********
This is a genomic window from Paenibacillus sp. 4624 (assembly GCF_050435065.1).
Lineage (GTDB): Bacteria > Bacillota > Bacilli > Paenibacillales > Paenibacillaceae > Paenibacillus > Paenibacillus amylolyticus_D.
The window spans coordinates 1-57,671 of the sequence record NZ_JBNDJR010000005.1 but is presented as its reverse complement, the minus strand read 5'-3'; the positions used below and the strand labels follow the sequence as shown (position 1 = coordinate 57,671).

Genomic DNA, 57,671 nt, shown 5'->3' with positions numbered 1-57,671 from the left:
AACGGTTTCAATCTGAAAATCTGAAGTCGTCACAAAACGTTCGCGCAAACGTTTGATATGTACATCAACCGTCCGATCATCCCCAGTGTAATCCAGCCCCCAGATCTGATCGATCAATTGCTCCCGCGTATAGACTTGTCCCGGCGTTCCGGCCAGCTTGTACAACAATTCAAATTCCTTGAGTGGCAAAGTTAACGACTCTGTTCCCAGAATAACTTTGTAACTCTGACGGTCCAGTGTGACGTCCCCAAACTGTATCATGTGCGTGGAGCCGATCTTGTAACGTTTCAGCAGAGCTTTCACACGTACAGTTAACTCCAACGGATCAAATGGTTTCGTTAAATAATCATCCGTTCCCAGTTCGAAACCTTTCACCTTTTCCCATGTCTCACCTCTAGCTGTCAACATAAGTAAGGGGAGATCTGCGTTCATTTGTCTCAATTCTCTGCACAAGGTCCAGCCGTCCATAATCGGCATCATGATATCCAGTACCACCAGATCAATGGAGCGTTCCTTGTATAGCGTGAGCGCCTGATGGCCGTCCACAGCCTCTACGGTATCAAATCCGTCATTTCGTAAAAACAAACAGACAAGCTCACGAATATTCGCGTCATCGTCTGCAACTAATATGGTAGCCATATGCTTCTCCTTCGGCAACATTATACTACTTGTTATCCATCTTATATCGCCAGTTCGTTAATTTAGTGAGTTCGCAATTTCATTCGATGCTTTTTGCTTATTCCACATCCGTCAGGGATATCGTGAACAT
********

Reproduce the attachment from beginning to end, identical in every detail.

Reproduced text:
This is a genomic window from Paenibacillus sp. 4624 (assembly GCF_050435065.1).
Lineage (GTDB): Bacteria > Bacillota > Bacilli > Paenibacillales > Paenibacillaceae > Paenibacillus > Paenibacillus amylolyticus_D.
The window spans coordinates 1-57,671 of the sequence record NZ_JBNDJR010000005.1 but is presented as its reverse complement, the minus strand read 5'-3'; the positions used below and the strand labels follow the sequence as shown (position 1 = coordinate 57,671).

Genomic DNA, 57,671 nt, shown 5'->3' with positions numbered 1-57,671 from the left:
AACGGTTTCAATCTGAAAATCTGAAGTCGTCACAAAACGTTCGCGCAAACGTTTGATATGTACATCAACCGTCCGATCATCCCCAGTGTAATCCAGCCCCCAGATCTGATCGATCAATTGCTCCCGCGTATAGACTTGTCCCGGCGTTCCGGCCAGCTTGTACAACAATTCAAATTCCTTGAGTGGCAAAGTTAACGACTCTGTTCCCAGAATAACTTTGTAACTCTGACGGTCCAGTGTGACGTCCCCAAACTGTATCATGTGCGTGGAGCCGATCTTGTAACGTTTCAGCAGAGCTTTCACACGTACAGTTAACTCCAACGGATCAAATGGTTTCGTTAAATAATCATCCGTTCCCAGTTCGAAACCTTTCACCTTTTCCCATGTCTCACCTCTAGCTGTCAACATAAGTAAGGGGAGATCTGCGTTCATTTGTCTCAATTCTCTGCACAAGGTCCAGCCGTCCATAATCGGCATCATGATATCCAGTACCACCAGATCAATGGAGCGTTCCTTGTATAGCGTGAGCGCCTGATGGCCGTCCACAGCCTCTACGGTATCAAATCCGTCATTTCGTAAAAACAAACAGACAAGCTCACGAATATTCGCGTCATCGTCTGCAACTAATATGGTAGCCATATGCTTCTCCTTCGGCAACATTATACTACTTGTTATCCATCTTATATCGCCAGTTCGTTAATTTAGTGAGTTCGCAATTTCATTCGATGCTTTTTGCTTATTCCACATCCGTCAGGGATATCGTGAACAT